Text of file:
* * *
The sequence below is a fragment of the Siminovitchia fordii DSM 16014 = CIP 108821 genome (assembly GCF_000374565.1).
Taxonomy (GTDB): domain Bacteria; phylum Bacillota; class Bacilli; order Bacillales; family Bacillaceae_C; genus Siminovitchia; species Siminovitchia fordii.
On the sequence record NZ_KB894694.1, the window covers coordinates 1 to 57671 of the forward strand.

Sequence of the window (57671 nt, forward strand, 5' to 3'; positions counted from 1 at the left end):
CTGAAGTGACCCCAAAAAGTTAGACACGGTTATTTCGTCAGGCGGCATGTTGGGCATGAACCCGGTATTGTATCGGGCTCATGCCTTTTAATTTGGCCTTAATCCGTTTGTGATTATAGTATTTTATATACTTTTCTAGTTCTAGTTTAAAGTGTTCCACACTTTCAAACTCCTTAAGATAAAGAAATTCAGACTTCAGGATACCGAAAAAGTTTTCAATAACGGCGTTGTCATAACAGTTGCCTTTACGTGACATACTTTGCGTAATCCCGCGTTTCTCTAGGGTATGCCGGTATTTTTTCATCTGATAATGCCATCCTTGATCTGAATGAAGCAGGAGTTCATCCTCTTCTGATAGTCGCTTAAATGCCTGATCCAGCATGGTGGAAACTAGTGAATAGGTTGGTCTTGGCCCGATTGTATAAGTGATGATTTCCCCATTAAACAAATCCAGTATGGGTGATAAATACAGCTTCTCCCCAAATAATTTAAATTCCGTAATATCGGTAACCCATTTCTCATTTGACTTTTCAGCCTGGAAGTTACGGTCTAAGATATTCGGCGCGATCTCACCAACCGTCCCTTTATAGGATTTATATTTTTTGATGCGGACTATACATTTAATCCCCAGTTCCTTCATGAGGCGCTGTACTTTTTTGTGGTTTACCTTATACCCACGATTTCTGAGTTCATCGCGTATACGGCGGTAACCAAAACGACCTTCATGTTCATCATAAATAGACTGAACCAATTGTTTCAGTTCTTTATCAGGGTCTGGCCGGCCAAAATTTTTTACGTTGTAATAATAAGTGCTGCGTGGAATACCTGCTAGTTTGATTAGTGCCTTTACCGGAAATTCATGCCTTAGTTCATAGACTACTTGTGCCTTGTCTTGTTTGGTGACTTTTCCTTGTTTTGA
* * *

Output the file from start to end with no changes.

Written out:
The sequence below is a fragment of the Siminovitchia fordii DSM 16014 = CIP 108821 genome (assembly GCF_000374565.1).
Taxonomy (GTDB): domain Bacteria; phylum Bacillota; class Bacilli; order Bacillales; family Bacillaceae_C; genus Siminovitchia; species Siminovitchia fordii.
On the sequence record NZ_KB894694.1, the window covers coordinates 1 to 57671 of the forward strand.

Sequence of the window (57671 nt, forward strand, 5' to 3'; positions counted from 1 at the left end):
CTGAAGTGACCCCAAAAAGTTAGACACGGTTATTTCGTCAGGCGGCATGTTGGGCATGAACCCGGTATTGTATCGGGCTCATGCCTTTTAATTTGGCCTTAATCCGTTTGTGATTATAGTATTTTATATACTTTTCTAGTTCTAGTTTAAAGTGTTCCACACTTTCAAACTCCTTAAGATAAAGAAATTCAGACTTCAGGATACCGAAAAAGTTTTCAATAACGGCGTTGTCATAACAGTTGCCTTTACGTGACATACTTTGCGTAATCCCGCGTTTCTCTAGGGTATGCCGGTATTTTTTCATCTGATAATGCCATCCTTGATCTGAATGAAGCAGGAGTTCATCCTCTTCTGATAGTCGCTTAAATGCCTGATCCAGCATGGTGGAAACTAGTGAATAGGTTGGTCTTGGCCCGATTGTATAAGTGATGATTTCCCCATTAAACAAATCCAGTATGGGTGATAAATACAGCTTCTCCCCAAATAATTTAAATTCCGTAATATCGGTAACCCATTTCTCATTTGACTTTTCAGCCTGGAAGTTACGGTCTAAGATATTCGGCGCGATCTCACCAACCGTCCCTTTATAGGATTTATATTTTTTGATGCGGACTATACATTTAATCCCCAGTTCCTTCATGAGGCGCTGTACTTTTTTGTGGTTTACCTTATACCCACGATTTCTGAGTTCATCGCGTATACGGCGGTAACCAAAACGACCTTCATGTTCATCATAAATAGACTGAACCAATTGTTTCAGTTCTTTATCAGGGTCTGGCCGGCCAAAATTTTTTACGTTGTAATAATAAGTGCTGCGTGGAATACCTGCTAGTTTGATTAGTGCCTTTACCGGAAATTCATGCCTTAGTTCATAGACTACTTGTGCCTTGTCTTGTTTGGTGACTTTTCCTTGTTTTGA